History of the Internet - Asianet Broadband

The internet is a worldwide series of interconnected networks that are available to the public and can be accessed from anywhere around the globe. The technology works by transmitting data through packet switching using standard internet protocols. However, the internet wasn’t always available to the public and comes with an interesting background.

Since the internet is a vast and ever-changing technology, it’s difficult to credit its origins to a single person. It has been the result of hard work over the years, of a number of scientists, engineers and programmers, with each one contributing to an aspect of the internet’s development, making it the information superhighway that it is today.

The short history of the internet is steeped in defense strategies needed by the USA against their rival, the Soviet Union. The internet has its origins in the military project termed SAGE (Semi-Automatic Ground Environments) which could network the radar systems across the entire USA for the first time in 1958. Its creation was meant as an attempt to regain leadership in technology over the Soviet Union’s launch of Sputnik. In 1969, a group of defense engineers working with the University of Los Angeles-California (UCLA) were the first to ever send an instant message via ARPANet to another group of scientists located hundreds of miles away at Stanford University. ARPANet technology allowed multiple computers to communicate together on a single network via packet switching.

ARPANet was also funded by the Department of Defense in USA and was meant to create a system to connect its various facilities for the purpose of sharing information, software and storage space. It was created to cover the redundancy in communications in the event of a nuclear attack and was also meant to connect different networks with one another, mainly those owned by the military and educational institutions.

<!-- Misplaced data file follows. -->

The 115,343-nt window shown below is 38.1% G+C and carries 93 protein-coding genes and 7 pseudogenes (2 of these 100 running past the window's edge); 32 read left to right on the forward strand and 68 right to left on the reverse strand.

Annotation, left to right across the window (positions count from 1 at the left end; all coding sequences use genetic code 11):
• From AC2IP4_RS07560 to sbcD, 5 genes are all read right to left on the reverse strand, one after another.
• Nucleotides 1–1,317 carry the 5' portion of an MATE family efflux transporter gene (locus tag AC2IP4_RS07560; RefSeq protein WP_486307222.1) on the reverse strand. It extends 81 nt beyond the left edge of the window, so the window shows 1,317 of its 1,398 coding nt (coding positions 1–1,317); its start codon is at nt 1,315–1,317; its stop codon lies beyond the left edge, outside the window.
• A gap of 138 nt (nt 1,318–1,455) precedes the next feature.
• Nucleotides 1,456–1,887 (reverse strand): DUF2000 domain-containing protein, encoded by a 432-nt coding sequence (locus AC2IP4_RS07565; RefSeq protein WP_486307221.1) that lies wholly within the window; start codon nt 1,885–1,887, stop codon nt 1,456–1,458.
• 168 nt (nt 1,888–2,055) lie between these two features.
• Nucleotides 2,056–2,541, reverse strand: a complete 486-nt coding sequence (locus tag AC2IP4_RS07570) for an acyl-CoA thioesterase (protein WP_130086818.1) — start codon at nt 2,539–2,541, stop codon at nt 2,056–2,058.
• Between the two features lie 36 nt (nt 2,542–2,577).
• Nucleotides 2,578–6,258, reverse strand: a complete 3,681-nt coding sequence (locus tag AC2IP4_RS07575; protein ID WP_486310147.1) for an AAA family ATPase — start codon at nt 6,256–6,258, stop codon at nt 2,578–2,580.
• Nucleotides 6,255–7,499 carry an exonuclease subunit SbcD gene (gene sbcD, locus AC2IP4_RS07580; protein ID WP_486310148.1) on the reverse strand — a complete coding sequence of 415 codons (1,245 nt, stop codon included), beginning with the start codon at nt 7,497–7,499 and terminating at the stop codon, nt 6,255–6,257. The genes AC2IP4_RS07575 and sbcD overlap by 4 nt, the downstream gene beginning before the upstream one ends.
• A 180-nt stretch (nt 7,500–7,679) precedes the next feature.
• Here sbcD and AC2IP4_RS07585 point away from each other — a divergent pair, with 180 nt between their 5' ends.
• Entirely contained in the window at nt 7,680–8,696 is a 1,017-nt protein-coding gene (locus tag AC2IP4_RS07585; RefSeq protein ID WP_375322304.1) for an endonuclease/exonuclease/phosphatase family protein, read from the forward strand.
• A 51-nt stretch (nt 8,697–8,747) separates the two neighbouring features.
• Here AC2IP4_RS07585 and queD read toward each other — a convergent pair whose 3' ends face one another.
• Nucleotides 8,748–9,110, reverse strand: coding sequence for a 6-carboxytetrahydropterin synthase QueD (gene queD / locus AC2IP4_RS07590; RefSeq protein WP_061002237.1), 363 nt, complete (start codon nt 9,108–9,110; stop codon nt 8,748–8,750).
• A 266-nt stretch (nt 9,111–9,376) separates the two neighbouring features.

Even though the internet has its roots in the military-only data grid, it has evolved rapidly over the years into a grid that covers the entire planet. This technology continued to evolve further into the 1970’s when the Transmission Control Protocol and the Internet Protocol (TCP/IP) were developed as standard communication models for data transmission among different networks. The ARPANet then adopted the TCP/IP model, and from here, scientists finally began the journey towards building the ‘network of networks’, the precursor of the modern-day internet. Tim Berners-Lee further invented the World Wide Web (www) in 1989 and this was the crucial step required towards building the vast trove of information available on the internet as we know it today.